Dr. Kaufman speaks as D-Advocate Cherise Shockley listens intently.
Dr. Francine Kaufman was one of the speakers at the conference recently. She's Medtronic's chief medical officer and a renowned diabetes researcher and doctor who's taken an inspiring leadership role in global diabetes advocacy. She talked about starting camps in places like Ecuador where kids are getting their first diabetes educations. Going to South Africa where orphanages are the only places care is available and that's where these kids are sent. In India, where girls aren't even considered worth saving so they end up dying once they're diagnosed with diabetes.

Then, Dr. Kaufman talked about her own experiences in Haiti, where there's an astonishing 85% mortality rate in the first year of type 1 diagnosis. After the 2010 earthquake, a million people are still homeless and the situation remains difficult, dire and heartbreaking. She reminded us about a story I recall seeing on the news after the earthquake and have heard a little about since then, but had mostly forgotten about and hadn't really made a D-connection to until Dr. Kaufman made it for me.

She mentioned how Academy Award winning actor Sean Penn bought a nine hole golf course in Port-au-Prince and turned it into a camp, where about 50,000 homeless people are living on it in makeshift tents and makeshift housing structures that she described as made out of plywood and looking like floorless doghouses. He created a charitable organization known as the J/P Haitian Relief Organization, which manages the camp and helps with food, sanitation and health care. He's receiving the 2012 Peace Summit Award this month during the Nobel Peace Prize laureates' annual meeting as a result of his continuing work there.

Dr. Kaufman talked about going from clinic to clinic and working to develop standards of care for people living with diabetes. In her first year there, they didn't have any meters in the hospitals at all. Only urine strips were used, even for those who are in comas. Now there are some meters provided, but strips are too tough to get so there's limited use and access. Same with medical equipment - she said you can open up a closet and all kinds of equipment falls out, unused because they're missing batteries and supplies have run out. She taught a medical school, where the students basically know very little to nothing about diabetes and they have no textbooks - only what there shown on slides and taught by the instructors like Dr. Kaufman.

This same lack of education and care exists not only in Haiti, but in Indonesia and other places in Africa and Asia. They're teaching them these care aspects.

But then Dr. Kaufman shared a story about a mom she met in Haiti, who was thankful for the D-Care education and support but said she must return home and simply can't afford to practically bring any of that knowledge to her daughter with diabetes because she doesn't have a job. There's an 80% unemployment rate there, and that prevents many parents provide the needed D-care their kids need to be healthy or even survive.

A concept underway involves an idea about how WE can help. The moms do incredible craft work with  beads there, and they might be able to make crafty beaded bags of diabetes "stuff" that could then be sold to us (in the U.S. or first world countries) as a revenue-maker for them to provide diabetes care for their kids. Details on that are still in the works, but those of us who attended the conference will be watching for updates to let everyone know.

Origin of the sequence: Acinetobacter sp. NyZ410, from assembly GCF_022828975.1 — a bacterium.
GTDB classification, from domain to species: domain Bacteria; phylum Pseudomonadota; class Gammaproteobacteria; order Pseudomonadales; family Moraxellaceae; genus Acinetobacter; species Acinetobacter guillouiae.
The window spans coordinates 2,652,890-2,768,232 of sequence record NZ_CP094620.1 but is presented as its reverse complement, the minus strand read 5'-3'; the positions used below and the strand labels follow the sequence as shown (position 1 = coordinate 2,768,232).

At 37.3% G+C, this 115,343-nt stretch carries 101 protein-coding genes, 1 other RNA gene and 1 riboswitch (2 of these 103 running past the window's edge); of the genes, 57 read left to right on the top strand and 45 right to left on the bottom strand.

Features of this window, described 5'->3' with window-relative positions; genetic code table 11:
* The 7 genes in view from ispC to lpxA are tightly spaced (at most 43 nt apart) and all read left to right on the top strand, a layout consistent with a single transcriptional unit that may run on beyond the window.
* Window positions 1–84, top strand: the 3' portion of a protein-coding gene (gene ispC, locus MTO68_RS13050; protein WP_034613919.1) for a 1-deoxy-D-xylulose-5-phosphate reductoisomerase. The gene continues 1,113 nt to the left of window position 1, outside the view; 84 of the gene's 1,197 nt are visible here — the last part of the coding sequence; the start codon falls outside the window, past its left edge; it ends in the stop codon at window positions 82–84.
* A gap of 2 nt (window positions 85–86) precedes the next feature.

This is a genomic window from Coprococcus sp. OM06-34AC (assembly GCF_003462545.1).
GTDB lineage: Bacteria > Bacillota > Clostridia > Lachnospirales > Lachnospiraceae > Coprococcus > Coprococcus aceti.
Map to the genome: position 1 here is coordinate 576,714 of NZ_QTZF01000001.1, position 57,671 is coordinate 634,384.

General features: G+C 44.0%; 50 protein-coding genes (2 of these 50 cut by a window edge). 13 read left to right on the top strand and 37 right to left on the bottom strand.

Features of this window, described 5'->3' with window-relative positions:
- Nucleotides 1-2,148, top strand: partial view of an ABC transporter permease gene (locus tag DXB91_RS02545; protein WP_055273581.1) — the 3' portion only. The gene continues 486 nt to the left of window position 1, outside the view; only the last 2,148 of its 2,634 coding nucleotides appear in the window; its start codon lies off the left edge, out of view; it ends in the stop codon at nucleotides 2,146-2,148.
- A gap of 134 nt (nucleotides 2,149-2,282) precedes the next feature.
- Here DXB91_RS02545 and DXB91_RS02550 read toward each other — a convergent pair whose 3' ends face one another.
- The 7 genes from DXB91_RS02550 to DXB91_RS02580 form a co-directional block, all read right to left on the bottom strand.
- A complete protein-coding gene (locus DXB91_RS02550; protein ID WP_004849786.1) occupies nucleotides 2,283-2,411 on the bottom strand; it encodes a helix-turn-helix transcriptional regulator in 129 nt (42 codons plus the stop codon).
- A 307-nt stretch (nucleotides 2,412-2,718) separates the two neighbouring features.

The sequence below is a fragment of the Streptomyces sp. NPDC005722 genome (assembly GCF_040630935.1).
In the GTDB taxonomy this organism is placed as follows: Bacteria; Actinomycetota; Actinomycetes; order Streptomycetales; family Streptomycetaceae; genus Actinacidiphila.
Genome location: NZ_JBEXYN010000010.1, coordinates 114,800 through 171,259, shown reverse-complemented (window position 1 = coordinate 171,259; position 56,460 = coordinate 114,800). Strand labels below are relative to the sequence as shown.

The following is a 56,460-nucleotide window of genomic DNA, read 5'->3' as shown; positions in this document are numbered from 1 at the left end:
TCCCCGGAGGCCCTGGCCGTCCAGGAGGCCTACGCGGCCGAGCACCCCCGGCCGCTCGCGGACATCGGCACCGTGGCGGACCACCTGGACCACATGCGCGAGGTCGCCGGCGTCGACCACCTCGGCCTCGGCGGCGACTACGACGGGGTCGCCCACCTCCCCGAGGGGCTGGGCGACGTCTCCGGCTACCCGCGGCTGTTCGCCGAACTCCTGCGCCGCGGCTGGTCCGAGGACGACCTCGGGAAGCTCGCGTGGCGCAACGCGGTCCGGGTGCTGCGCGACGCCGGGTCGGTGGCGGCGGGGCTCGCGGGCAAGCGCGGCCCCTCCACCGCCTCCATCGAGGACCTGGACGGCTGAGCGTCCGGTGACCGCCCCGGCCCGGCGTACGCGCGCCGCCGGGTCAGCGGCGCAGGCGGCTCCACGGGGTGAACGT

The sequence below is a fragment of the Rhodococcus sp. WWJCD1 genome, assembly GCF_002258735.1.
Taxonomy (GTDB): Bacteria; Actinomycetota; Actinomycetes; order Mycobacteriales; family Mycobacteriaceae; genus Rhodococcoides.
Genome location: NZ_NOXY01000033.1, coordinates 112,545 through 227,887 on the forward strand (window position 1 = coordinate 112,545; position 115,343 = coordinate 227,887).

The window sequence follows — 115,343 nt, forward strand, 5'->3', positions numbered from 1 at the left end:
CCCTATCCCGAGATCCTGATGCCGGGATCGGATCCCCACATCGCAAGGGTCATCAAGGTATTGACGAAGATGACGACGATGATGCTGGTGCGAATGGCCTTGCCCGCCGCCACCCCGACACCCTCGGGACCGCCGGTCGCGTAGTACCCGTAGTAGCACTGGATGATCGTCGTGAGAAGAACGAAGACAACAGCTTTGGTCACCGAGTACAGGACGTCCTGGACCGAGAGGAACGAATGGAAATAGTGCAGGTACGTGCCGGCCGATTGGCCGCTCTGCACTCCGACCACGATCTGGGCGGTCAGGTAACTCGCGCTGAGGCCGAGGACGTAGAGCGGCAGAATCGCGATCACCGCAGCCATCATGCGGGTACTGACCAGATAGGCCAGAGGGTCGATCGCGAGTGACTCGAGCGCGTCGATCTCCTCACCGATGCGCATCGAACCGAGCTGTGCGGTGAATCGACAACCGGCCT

This all just blows my mind, and really provides perspective for those of us who so often find ourselves griping about our latest A1c, insurance company or Flex Account frustrations and higher prescription prices. At least we have access and can basically afford these things. I know that friend and fellow D-blogger Sara Nicastro has an incredibly inspiring passion for helping those with diabetes in Haiti where she's traveled and third world places, but this is an area so often I find myself not focusing enough attention on. I want that to be different.

One key program doing wonders to help in these situations abroad - including Haiti - is the Life for a Child program through the International Diabetes Federation (the org responsible for World Diabetes Day on Nov. 14). The importance of this program and what's being done throughout the world can't be emphasized enough, and I hope that those individuals with the means can find the ability to help out in some way.

This whole notion of reaching the unreachable has global implications, from our own backyards to far away places we may only have heard about on the news. We are all connected, and it personally does my heart well knowing we have people like Dr. Kaufman doing what she can to help make a difference.

Taking advocacy that might be in a university lab or company corporate office, or even in online blogs or Twitter chats, to those offline who need it most.

Wednesday, April 18, 2012

Lows In Public

No Low is fun, any time or place.

A low blood sugar at home can be scary and embarrassing enough.

But being out in public, around other people who may or may not have any experience with diabetes or hypoglycemia is a completely different experience.

I absolutely hate having Lows in public more than anything. To me, there's nothing much worse about an average D-Life than losing your ability to think, function and even take care of yourself when you are out among other people.

If I'm going to be away from home for any period, I do my best to prepare ahead of time and make sure I know where my BGs are at. Being on an insulin pump gives me that control, to some extent. But regular BG testing and mindfulness - and consideration for other people - goes along away.